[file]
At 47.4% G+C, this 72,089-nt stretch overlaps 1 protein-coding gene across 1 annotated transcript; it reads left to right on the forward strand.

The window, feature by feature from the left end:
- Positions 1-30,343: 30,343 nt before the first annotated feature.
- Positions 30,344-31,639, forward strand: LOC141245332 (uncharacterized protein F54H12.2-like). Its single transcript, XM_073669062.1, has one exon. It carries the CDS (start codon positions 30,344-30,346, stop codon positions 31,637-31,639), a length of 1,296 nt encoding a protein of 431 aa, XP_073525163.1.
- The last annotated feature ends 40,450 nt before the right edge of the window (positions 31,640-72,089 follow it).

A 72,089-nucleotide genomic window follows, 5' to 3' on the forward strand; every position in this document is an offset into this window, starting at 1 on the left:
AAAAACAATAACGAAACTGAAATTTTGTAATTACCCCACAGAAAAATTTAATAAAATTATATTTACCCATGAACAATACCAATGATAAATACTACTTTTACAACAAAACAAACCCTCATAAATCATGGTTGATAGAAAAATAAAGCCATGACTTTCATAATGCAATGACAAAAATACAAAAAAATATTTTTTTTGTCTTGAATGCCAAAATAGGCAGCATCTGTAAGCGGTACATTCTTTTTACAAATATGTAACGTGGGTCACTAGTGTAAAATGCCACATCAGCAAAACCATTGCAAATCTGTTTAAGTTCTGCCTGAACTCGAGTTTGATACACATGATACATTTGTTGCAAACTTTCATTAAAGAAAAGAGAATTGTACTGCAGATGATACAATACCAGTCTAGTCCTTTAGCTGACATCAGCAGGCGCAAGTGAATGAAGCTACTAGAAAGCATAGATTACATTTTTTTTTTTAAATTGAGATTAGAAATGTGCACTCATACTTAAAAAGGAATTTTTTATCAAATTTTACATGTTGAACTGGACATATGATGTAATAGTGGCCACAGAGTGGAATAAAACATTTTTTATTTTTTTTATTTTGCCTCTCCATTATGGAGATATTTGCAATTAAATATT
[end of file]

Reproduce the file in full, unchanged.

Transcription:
At 47.4% G+C, this 72,089-nt stretch overlaps 1 protein-coding gene across 1 annotated transcript; it reads left to right on the forward strand.

The window, feature by feature from the left end:
- Positions 1-30,343: 30,343 nt before the first annotated feature.
- Positions 30,344-31,639, forward strand: LOC141245332 (uncharacterized protein F54H12.2-like). Its single transcript, XM_073669062.1, has one exon. It carries the CDS (start codon positions 30,344-30,346, stop codon positions 31,637-31,639), a length of 1,296 nt encoding a protein of 431 aa, XP_073525163.1.
- The last annotated feature ends 40,450 nt before the right edge of the window (positions 31,640-72,089 follow it).

A 72,089-nucleotide genomic window follows, 5' to 3' on the forward strand; every position in this document is an offset into this window, starting at 1 on the left:
AAAAACAATAACGAAACTGAAATTTTGTAATTACCCCACAGAAAAATTTAATAAAATTATATTTACCCATGAACAATACCAATGATAAATACTACTTTTACAACAAAACAAACCCTCATAAATCATGGTTGATAGAAAAATAAAGCCATGACTTTCATAATGCAATGACAAAAATACAAAAAAATATTTTTTTTGTCTTGAATGCCAAAATAGGCAGCATCTGTAAGCGGTACATTCTTTTTACAAATATGTAACGTGGGTCACTAGTGTAAAATGCCACATCAGCAAAACCATTGCAAATCTGTTTAAGTTCTGCCTGAACTCGAGTTTGATACACATGATACATTTGTTGCAAACTTTCATTAAAGAAAAGAGAATTGTACTGCAGATGATACAATACCAGTCTAGTCCTTTAGCTGACATCAGCAGGCGCAAGTGAATGAAGCTACTAGAAAGCATAGATTACATTTTTTTTTTTAAATTGAGATTAGAAATGTGCACTCATACTTAAAAAGGAATTTTTTATCAAATTTTACATGTTGAACTGGACATATGATGTAATAGTGGCCACAGAGTGGAATAAAACATTTTTTATTTTTTTTATTTTGCCTCTCCATTATGGAGATATTTGCAATTAAATATT